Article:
“Millennials now make up the largest generation in America, and we’re seeing some deeply worrisome trends,” said Marion Smith, executive director of the organization. “Millennials are increasingly turning away from capitalism and toward socialism and even communism as a viable alternative.”

    But do they even know what it is?

    The survey, which was conducted by research and data firm YouGov, found that millennials are the least knowledgable generation on the subject, with 71% failing to identify the proper definition of communism.

    And then the article goes on to give no definition whatsoever. But we know the Russkies do it so it must be inherently evil right?

    I know we talk about it every day but it’s still hard to believe how much what are supposed to be major respected news outlets have fallen.

    1. Bugs Bunny

      The comments are even more edifying in this particular case. No one seems to be even looking out the window or thinking for that matter.

    2. Matt

      I wonder what YouGov had in mind as the “correct” definition of communism. Shouldn’t we be far more worried about the number of people who view Ronald Reagan as a hero?

      1. lyman alpha blob

        Yeah – there’s seems to be some disconnect there huh? Makes me wonder how the questions were worded since supposedly 50% like the communism and 60% love them some Ronnie Raygun. Of course today’s right wingers probably consider Reagan a commie so maybe that explains it ;)

      2. JohnnyGL

        Yes, it’s a big problem that Reagan is a big hero and he’s a traitor that cut a deal with the Iranian Revolutionary government to keep the hostages until after he won the election in 1980.

        This strange, secret alliance popped up again when Reagan’s crew were found to be running guns to the Iranians during the Iran-Contra scandal, arguably the payback for playing ball earlier.

        On a side note, helping both sides to kill each other during the Iran-Iraq war was a disgusting policy, also. Don’t forget the CIA helped Saddam to aim his gas attacks on the Iranians.

    3. Andrew Watts

      “Millennials are increasingly turning away from capitalism and toward socialism and even communism as a viable alternative.”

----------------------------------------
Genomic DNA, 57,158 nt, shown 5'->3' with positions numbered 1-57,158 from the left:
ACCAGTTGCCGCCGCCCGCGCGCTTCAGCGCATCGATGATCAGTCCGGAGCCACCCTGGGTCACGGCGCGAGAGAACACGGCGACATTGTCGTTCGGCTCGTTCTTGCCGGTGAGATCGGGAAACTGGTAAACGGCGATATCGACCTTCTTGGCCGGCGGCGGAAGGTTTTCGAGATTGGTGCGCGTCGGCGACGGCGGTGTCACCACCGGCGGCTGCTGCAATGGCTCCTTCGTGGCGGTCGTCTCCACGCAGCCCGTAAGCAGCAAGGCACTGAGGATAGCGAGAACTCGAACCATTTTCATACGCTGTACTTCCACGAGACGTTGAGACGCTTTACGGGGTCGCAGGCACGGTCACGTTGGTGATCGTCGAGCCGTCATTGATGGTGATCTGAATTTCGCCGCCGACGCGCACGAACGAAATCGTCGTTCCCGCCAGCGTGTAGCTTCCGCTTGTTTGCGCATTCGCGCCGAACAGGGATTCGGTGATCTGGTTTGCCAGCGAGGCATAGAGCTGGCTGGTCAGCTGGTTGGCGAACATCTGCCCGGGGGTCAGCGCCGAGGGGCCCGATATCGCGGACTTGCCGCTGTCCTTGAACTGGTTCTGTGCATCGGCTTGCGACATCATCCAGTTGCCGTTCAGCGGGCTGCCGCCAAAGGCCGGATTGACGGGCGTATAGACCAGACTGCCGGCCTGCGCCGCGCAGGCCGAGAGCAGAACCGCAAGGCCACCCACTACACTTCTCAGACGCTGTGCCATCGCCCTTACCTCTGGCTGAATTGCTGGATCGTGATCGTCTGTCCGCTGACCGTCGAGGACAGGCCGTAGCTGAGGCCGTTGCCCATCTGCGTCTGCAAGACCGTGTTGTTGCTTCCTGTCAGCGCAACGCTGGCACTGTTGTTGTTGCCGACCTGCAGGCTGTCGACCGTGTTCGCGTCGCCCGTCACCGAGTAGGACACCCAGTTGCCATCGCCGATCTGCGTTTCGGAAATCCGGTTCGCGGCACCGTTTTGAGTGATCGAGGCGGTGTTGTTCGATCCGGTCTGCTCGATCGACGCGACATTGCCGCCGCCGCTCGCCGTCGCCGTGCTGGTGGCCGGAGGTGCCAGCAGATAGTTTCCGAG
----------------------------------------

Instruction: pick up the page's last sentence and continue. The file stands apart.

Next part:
It wasn’t always this way. The generation which grew up in the 1990s was unbelievable complacent and apolitical. It wasn’t ever cool to be a radical and/or a socialist back then, It took the ongoing quagmire of Iraq and Afghanistan combined with the financial crisis to smack them out of their stupor. When my generation became the recipient of the injustices and corruption of the system they naturally sought alternatives.

      In many ways late capitalist America is the mirror image of the Soviet Union. Pravda whipped up hysteria about foreign plots and routinely engaged in whataboutism whenever their crimes were brought up. The concern trolling over the crimes of other countries isn’t overshadowed by the crimes committed by the West. The major difference between the two countries is that capitalist America tries to solve it’s socioeconomic problems through the use of the gulag.

      I know we talk about it every day but it’s still hard to believe how much what are supposed to be major respected news outlets have fallen.

      Those imperialist swine learned well from their totalitarian Soviet cousins. I mean, it’s just another failed institution. right?

      1. OpenThePodBayDoorsHAL

        The plebes are just catching up with their corporate overlords, who have had full-blown communism for years, look at the tens of billions that flow from the state to the “struggling” oil & gas industry, the communist diktats that protect big pharma profits, or the complete inaction by the anti-trust Politboro while a man named Bezos bankrupts entire swathes of small and medium-sized businesses. The state gifted $174 billion to Citigroup on the day when they could have purchased 100% of the Class A common stock for $4B. Of course a millennial would want a little redistribution of his/her own.

    4. begob

      I checked the URL to make sure the Millennial article wasn’t a parody – along the lines of: “Frank Underwood’s interns alarmingly reluctant to take it up the ass – they must be educated on the necessity of bringing lube to work.”

  8. Wukchumni

    Millennials: Communism sounds pretty chill MarketWatch

    When the run of the millennials comes, I could see them embracing socialism, as we’re already prepping them for more austere times, vis a vis the sharing economy, even developed big businesses out of the idea.

    Communism was forced austerity, so it isn’t too far of a stretch, but you get the idea millennials have no idea the oppression that comes with it.

    But, as befits our Bizarro World cold war US-SU relationship-everything was diametrically opposed, and the Soviets traded in communism for capitalism, why not have the opposite happen here?

    1. j84ustin